Police form a barrier in Independence Square on February 19, 2014 in Kiev, Ukraine. (Photo by Brendan Hoffman/Getty Images)
KIEV, Ukraine (USA TODAY) - Ukraine's president and the leaders of protests that exploded in violence this week agreed Wednesday on a truce after Western leaders threatened to freeze Ukrainian bank accounts and ban travel to end the standoff.
Protest leader Vitali Klitschko said the government pledged not to attack the opposition camp in the capital of Kiev while negotiations take place.
The camp was attacked Tuesday in an eruption of violence that left 26 people dead and threatened to break Ukraine into civil war amid uprisings in other cities. Protesters seek closer ties to Europe and an end to President Viktor Yanukovych's growing ties with Russia.
Flames from burning barricades of tires could be seen Wednesday night in spots where protesters were hunkering down for more violence after Ukraine's Security Service said it would launch "anti-terrorist operations" to restore the country to order.
Police and armed thugs burned camp tents and viciously beat Ukrainians. Analysts said the situation was threatening to get worse given that protesters were refusing to give in.
"Civic offices, police stations and army barracks have been attacked. ... This is the scenario of a spiraling descent into more widespread civil conflict," said Ben Tonra, head of the School of Politics and International Relations at University College Dublin in Ireland.
Western diplomats from France and other nations, as well as U.S. Secretary of State John Kerry, blamed the Ukrainian government for escalating the situation. European diplomats were in Kiev on Wednesday and others headed to an emergency session of the European Union in Brussels to discuss ways to punish Ukraine leaders to get them to relent.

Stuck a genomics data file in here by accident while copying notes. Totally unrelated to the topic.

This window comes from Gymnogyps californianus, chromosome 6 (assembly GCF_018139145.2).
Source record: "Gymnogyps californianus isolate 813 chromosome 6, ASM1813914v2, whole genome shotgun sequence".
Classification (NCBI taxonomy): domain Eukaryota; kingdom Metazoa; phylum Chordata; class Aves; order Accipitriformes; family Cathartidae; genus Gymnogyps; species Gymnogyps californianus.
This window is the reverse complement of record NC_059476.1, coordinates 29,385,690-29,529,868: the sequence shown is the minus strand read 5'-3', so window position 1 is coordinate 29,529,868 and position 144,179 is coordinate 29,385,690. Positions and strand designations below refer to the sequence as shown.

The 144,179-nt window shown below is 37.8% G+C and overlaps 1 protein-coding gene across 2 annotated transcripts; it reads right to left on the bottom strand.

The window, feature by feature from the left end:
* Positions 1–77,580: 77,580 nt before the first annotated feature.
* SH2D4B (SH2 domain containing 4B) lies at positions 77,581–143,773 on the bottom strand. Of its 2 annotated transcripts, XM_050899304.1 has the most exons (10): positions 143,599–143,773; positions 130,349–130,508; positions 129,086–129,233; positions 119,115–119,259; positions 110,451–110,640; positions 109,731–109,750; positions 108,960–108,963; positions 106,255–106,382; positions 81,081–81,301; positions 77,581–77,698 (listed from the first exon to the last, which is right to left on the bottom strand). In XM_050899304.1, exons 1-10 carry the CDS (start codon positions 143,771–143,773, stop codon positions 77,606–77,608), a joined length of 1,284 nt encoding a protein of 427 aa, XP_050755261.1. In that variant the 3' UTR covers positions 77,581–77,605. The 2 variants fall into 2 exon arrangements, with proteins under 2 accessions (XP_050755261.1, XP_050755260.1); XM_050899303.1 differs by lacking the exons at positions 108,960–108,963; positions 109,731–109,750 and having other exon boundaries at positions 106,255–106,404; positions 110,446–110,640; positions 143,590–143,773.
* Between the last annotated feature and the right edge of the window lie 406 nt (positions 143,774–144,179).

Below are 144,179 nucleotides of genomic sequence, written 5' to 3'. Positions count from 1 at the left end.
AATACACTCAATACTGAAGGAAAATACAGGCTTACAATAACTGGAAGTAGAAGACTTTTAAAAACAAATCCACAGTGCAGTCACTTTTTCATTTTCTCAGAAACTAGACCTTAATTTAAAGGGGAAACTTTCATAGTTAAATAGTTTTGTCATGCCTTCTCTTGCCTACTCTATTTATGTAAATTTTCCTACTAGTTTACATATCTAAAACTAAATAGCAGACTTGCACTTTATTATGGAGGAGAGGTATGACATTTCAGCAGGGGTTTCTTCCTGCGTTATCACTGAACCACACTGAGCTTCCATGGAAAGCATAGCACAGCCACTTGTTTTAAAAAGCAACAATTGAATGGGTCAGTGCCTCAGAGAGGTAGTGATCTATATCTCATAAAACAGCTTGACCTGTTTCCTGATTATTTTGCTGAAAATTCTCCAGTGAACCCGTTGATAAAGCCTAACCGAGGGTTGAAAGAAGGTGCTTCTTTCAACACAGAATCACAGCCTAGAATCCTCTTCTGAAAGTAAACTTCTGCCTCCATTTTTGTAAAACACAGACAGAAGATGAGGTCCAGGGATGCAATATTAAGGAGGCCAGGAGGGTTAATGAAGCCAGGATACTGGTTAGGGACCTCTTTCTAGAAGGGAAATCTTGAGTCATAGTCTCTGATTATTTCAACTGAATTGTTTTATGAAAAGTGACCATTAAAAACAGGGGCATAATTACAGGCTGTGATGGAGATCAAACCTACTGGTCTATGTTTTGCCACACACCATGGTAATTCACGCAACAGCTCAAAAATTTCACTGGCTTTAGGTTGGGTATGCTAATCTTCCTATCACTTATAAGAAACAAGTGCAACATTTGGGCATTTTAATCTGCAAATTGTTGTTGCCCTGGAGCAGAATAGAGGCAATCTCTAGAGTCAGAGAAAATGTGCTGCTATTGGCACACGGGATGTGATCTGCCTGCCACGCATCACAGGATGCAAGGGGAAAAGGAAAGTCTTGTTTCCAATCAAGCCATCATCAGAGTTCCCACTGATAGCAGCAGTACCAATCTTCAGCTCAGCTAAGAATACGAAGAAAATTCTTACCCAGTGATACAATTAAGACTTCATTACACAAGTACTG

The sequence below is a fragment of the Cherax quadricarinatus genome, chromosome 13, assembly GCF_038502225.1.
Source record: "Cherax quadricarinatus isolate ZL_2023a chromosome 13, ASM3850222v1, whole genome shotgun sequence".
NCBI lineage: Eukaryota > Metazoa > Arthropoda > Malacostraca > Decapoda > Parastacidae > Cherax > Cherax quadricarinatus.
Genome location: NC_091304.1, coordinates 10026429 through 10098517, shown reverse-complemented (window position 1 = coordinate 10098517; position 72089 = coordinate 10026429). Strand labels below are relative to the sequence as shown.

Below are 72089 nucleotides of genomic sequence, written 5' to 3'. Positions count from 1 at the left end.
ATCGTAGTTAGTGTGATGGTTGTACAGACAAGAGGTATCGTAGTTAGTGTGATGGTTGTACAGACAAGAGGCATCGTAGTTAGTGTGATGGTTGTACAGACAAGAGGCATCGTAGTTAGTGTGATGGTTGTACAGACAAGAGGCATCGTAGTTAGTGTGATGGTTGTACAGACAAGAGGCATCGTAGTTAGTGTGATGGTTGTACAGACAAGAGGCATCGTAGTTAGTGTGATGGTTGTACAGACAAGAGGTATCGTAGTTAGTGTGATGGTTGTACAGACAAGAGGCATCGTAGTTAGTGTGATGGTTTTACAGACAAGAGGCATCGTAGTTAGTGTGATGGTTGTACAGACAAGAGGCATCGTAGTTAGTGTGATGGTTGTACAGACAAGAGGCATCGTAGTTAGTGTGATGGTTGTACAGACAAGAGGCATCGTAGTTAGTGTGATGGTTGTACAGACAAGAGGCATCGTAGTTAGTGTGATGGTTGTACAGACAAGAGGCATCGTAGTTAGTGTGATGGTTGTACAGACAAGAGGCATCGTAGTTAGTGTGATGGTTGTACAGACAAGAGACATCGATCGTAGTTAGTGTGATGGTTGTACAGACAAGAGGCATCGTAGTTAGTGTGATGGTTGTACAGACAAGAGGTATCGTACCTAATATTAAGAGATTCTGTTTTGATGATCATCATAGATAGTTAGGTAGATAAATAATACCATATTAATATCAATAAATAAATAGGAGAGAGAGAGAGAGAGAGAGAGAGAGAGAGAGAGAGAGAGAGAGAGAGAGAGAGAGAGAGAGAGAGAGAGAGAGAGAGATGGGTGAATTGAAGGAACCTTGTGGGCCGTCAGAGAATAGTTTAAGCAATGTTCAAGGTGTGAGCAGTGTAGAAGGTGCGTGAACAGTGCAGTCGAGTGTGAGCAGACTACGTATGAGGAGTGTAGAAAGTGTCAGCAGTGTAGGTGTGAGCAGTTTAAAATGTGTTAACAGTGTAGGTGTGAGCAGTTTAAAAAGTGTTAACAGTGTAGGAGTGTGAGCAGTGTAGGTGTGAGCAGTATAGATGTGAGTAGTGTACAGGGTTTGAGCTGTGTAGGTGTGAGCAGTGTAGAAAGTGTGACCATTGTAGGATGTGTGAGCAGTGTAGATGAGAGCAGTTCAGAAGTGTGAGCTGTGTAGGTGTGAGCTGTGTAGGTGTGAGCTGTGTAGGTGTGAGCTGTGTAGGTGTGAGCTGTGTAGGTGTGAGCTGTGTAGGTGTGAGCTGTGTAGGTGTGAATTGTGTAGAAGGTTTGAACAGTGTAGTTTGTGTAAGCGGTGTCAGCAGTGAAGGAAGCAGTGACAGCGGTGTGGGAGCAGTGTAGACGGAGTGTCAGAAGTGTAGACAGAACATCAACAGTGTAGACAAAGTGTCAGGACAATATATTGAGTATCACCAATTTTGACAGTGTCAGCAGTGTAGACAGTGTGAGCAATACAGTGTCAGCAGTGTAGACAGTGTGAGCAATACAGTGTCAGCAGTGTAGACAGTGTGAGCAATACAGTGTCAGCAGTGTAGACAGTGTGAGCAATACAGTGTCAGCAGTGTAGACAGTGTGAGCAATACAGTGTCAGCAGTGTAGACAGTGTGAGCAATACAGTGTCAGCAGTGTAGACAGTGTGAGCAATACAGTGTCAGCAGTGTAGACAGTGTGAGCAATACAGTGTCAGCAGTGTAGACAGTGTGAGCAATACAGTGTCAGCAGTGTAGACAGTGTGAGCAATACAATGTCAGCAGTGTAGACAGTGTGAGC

"Ultimate responsibility for deaths and violence is with President Yanukovych - he has blood on his hands," said Swedish Foreign Minister Carl Bildt.
President Obama, attending a summit in Mexico, warned Kiev against increased violence.
"There will be consequences if people step over the line," Obama said. "And that includes making sure that the Ukrainian military does not step in to what should be a set of issues that can be resolved by civilians."
Damon Wilson, executive vice president at the Atlantic Council and a former White House director of European affairs under George W. Bush, said the West could target the assets of Ukraine leaders who have holdings in Europe. On Wednesday, a State Department official said it put 20 individuals from the Ukraine on a list of people banned from traveling to the U.S.
Hours before the truce was announced there were ominous signs of more trouble to come. Ukraine's Security Service railed against "radical extremist groups" and Yanukovych fired the head of the armed forces, Col. Gen Volodymyr Zamana. The armed forces have stood on the sidelines of the battles fought between protesters and the police.
Yanukovych blamed the protesters and his political opponents for the unrest, but opposition lawmaker Oleh Lyashko warned that Yanukovych himself was in danger.
"Yanukovych, you will end like Gadhafi," Lyashko told thousands of angry protesters. "Either you, a parasite, will stop killing people or this fate will await you. Remember this, dictator!"
Moscow denied that it is interfering in Ukraine's internal affairs by offering massive aid packages to Ukraine provided it spurn a pact with the EU.
"The question is ... to what extent if at all is there a channel of communication between Moscow and Kiev in which President Putin is either encouraging or discouraging the current Ukrainian president from taking the violent action which he has chosen to undertake," Tonra says.
Olga Rudenko and Jennifer Collins, Special for USA TODAY; Contributing: Luigi Serenelli, Associated Press
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